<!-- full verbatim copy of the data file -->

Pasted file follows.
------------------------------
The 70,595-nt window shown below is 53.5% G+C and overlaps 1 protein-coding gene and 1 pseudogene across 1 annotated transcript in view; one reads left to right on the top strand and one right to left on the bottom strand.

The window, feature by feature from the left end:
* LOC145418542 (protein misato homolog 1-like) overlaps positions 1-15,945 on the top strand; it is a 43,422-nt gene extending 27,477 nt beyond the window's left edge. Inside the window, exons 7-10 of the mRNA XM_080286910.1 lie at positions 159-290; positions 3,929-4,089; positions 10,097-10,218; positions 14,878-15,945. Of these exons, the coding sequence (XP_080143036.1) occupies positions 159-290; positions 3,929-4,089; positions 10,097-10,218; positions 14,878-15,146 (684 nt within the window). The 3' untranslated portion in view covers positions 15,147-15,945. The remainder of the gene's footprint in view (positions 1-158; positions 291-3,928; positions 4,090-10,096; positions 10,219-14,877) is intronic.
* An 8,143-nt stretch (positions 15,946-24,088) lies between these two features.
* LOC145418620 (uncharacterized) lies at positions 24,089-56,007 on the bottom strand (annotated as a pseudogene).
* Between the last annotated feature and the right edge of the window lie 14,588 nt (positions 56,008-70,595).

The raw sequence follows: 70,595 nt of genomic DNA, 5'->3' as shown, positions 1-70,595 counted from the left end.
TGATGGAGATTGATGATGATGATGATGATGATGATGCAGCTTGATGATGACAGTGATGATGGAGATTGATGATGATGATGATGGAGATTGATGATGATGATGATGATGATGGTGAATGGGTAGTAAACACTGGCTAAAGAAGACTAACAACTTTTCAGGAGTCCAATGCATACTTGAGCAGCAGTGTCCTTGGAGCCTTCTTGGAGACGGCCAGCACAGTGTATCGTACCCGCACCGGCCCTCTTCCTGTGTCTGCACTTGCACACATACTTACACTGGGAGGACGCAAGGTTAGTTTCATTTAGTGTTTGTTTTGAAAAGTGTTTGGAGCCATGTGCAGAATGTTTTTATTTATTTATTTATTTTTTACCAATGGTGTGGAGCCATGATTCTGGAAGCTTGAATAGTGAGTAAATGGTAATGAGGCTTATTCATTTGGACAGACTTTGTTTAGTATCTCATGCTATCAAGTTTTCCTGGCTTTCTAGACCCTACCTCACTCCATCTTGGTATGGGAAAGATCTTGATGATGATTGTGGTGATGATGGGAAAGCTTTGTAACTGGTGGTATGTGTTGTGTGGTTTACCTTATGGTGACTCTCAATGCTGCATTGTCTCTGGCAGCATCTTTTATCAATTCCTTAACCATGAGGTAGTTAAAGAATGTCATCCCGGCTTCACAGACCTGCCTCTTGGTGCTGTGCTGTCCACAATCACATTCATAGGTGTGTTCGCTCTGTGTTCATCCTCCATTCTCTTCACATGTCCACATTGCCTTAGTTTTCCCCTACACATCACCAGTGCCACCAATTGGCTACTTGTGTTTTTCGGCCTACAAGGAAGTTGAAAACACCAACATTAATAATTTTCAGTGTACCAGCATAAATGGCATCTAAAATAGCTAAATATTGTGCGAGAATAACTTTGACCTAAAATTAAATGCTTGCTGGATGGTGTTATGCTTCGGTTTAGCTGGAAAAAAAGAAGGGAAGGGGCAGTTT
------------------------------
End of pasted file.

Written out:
The 70,595-nt window shown below is 53.5% G+C and overlaps 1 protein-coding gene and 1 pseudogene across 1 annotated transcript in view; one reads left to right on the top strand and one right to left on the bottom strand.

The window, feature by feature from the left end:
* LOC145418542 (protein misato homolog 1-like) overlaps positions 1-15,945 on the top strand; it is a 43,422-nt gene extending 27,477 nt beyond the window's left edge. Inside the window, exons 7-10 of the mRNA XM_080286910.1 lie at positions 159-290; positions 3,929-4,089; positions 10,097-10,218; positions 14,878-15,945. Of these exons, the coding sequence (XP_080143036.1) occupies positions 159-290; positions 3,929-4,089; positions 10,097-10,218; positions 14,878-15,146 (684 nt within the window). The 3' untranslated portion in view covers positions 15,147-15,945. The remainder of the gene's footprint in view (positions 1-158; positions 291-3,928; positions 4,090-10,096; positions 10,219-14,877) is intronic.
* An 8,143-nt stretch (positions 15,946-24,088) lies between these two features.
* LOC145418620 (uncharacterized) lies at positions 24,089-56,007 on the bottom strand (annotated as a pseudogene).
* Between the last annotated feature and the right edge of the window lie 14,588 nt (positions 56,008-70,595).

The raw sequence follows: 70,595 nt of genomic DNA, 5'->3' as shown, positions 1-70,595 counted from the left end.
TGATGGAGATTGATGATGATGATGATGATGATGATGCAGCTTGATGATGACAGTGATGATGGAGATTGATGATGATGATGATGGAGATTGATGATGATGATGATGATGATGGTGAATGGGTAGTAAACACTGGCTAAAGAAGACTAACAACTTTTCAGGAGTCCAATGCATACTTGAGCAGCAGTGTCCTTGGAGCCTTCTTGGAGACGGCCAGCACAGTGTATCGTACCCGCACCGGCCCTCTTCCTGTGTCTGCACTTGCACACATACTTACACTGGGAGGACGCAAGGTTAGTTTCATTTAGTGTTTGTTTTGAAAAGTGTTTGGAGCCATGTGCAGAATGTTTTTATTTATTTATTTATTTTTTACCAATGGTGTGGAGCCATGATTCTGGAAGCTTGAATAGTGAGTAAATGGTAATGAGGCTTATTCATTTGGACAGACTTTGTTTAGTATCTCATGCTATCAAGTTTTCCTGGCTTTCTAGACCCTACCTCACTCCATCTTGGTATGGGAAAGATCTTGATGATGATTGTGGTGATGATGGGAAAGCTTTGTAACTGGTGGTATGTGTTGTGTGGTTTACCTTATGGTGACTCTCAATGCTGCATTGTCTCTGGCAGCATCTTTTATCAATTCCTTAACCATGAGGTAGTTAAAGAATGTCATCCCGGCTTCACAGACCTGCCTCTTGGTGCTGTGCTGTCCACAATCACATTCATAGGTGTGTTCGCTCTGTGTTCATCCTCCATTCTCTTCACATGTCCACATTGCCTTAGTTTTCCCCTACACATCACCAGTGCCACCAATTGGCTACTTGTGTTTTTCGGCCTACAAGGAAGTTGAAAACACCAACATTAATAATTTTCAGTGTACCAGCATAAATGGCATCTAAAATAGCTAAATATTGTGCGAGAATAACTTTGACCTAAAATTAAATGCTTGCTGGATGGTGTTATGCTTCGGTTTAGCTGGAAAAAAAGAAGGGAAGGGGCAGTTT